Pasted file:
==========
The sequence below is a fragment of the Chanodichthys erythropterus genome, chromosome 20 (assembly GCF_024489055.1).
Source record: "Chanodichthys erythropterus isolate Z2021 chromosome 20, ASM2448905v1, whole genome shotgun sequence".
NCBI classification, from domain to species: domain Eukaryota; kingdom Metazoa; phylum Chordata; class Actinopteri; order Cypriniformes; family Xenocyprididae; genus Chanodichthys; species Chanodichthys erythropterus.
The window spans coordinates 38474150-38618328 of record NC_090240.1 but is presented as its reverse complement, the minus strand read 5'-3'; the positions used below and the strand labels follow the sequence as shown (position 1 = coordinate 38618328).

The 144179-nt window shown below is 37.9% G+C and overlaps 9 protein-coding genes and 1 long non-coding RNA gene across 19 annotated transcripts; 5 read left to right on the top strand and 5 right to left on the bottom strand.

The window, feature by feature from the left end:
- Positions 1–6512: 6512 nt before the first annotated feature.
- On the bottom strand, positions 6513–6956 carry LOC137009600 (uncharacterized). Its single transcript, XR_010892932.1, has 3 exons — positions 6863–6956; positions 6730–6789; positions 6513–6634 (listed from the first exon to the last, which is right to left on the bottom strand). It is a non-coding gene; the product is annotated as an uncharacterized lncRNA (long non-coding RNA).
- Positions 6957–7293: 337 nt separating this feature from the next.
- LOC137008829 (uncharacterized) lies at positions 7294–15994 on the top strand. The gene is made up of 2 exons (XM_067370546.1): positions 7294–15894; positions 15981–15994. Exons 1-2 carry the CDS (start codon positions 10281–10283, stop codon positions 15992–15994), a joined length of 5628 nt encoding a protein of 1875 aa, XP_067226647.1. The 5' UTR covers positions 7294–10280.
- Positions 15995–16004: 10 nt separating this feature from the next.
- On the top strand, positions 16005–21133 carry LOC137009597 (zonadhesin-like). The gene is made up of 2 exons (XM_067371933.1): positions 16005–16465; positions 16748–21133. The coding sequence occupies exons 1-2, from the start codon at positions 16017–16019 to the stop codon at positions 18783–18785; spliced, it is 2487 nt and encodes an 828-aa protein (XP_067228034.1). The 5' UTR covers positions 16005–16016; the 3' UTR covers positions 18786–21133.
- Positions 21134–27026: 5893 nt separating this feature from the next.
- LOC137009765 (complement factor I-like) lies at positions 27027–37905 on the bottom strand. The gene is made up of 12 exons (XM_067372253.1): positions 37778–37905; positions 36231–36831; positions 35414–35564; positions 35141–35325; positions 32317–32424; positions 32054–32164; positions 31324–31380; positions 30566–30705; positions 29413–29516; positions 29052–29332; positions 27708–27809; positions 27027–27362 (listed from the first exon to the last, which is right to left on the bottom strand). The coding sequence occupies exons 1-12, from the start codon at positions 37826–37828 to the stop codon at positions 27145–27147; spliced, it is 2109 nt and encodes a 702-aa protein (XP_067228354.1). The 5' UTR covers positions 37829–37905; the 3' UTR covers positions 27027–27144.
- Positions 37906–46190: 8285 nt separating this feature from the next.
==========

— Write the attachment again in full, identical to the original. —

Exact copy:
The sequence below is a fragment of the Chanodichthys erythropterus genome, chromosome 20 (assembly GCF_024489055.1).
Source record: "Chanodichthys erythropterus isolate Z2021 chromosome 20, ASM2448905v1, whole genome shotgun sequence".
NCBI classification, from domain to species: domain Eukaryota; kingdom Metazoa; phylum Chordata; class Actinopteri; order Cypriniformes; family Xenocyprididae; genus Chanodichthys; species Chanodichthys erythropterus.
The window spans coordinates 38474150-38618328 of record NC_090240.1 but is presented as its reverse complement, the minus strand read 5'-3'; the positions used below and the strand labels follow the sequence as shown (position 1 = coordinate 38618328).

The 144179-nt window shown below is 37.9% G+C and overlaps 9 protein-coding genes and 1 long non-coding RNA gene across 19 annotated transcripts; 5 read left to right on the top strand and 5 right to left on the bottom strand.

The window, feature by feature from the left end:
- Positions 1–6512: 6512 nt before the first annotated feature.
- On the bottom strand, positions 6513–6956 carry LOC137009600 (uncharacterized). Its single transcript, XR_010892932.1, has 3 exons — positions 6863–6956; positions 6730–6789; positions 6513–6634 (listed from the first exon to the last, which is right to left on the bottom strand). It is a non-coding gene; the product is annotated as an uncharacterized lncRNA (long non-coding RNA).
- Positions 6957–7293: 337 nt separating this feature from the next.
- LOC137008829 (uncharacterized) lies at positions 7294–15994 on the top strand. The gene is made up of 2 exons (XM_067370546.1): positions 7294–15894; positions 15981–15994. Exons 1-2 carry the CDS (start codon positions 10281–10283, stop codon positions 15992–15994), a joined length of 5628 nt encoding a protein of 1875 aa, XP_067226647.1. The 5' UTR covers positions 7294–10280.
- Positions 15995–16004: 10 nt separating this feature from the next.
- On the top strand, positions 16005–21133 carry LOC137009597 (zonadhesin-like). The gene is made up of 2 exons (XM_067371933.1): positions 16005–16465; positions 16748–21133. The coding sequence occupies exons 1-2, from the start codon at positions 16017–16019 to the stop codon at positions 18783–18785; spliced, it is 2487 nt and encodes an 828-aa protein (XP_067228034.1). The 5' UTR covers positions 16005–16016; the 3' UTR covers positions 18786–21133.
- Positions 21134–27026: 5893 nt separating this feature from the next.
- LOC137009765 (complement factor I-like) lies at positions 27027–37905 on the bottom strand. The gene is made up of 12 exons (XM_067372253.1): positions 37778–37905; positions 36231–36831; positions 35414–35564; positions 35141–35325; positions 32317–32424; positions 32054–32164; positions 31324–31380; positions 30566–30705; positions 29413–29516; positions 29052–29332; positions 27708–27809; positions 27027–27362 (listed from the first exon to the last, which is right to left on the bottom strand). The coding sequence occupies exons 1-12, from the start codon at positions 37826–37828 to the stop codon at positions 27145–27147; spliced, it is 2109 nt and encodes a 702-aa protein (XP_067228354.1). The 5' UTR covers positions 37829–37905; the 3' UTR covers positions 27027–27144.
- Positions 37906–46190: 8285 nt separating this feature from the next.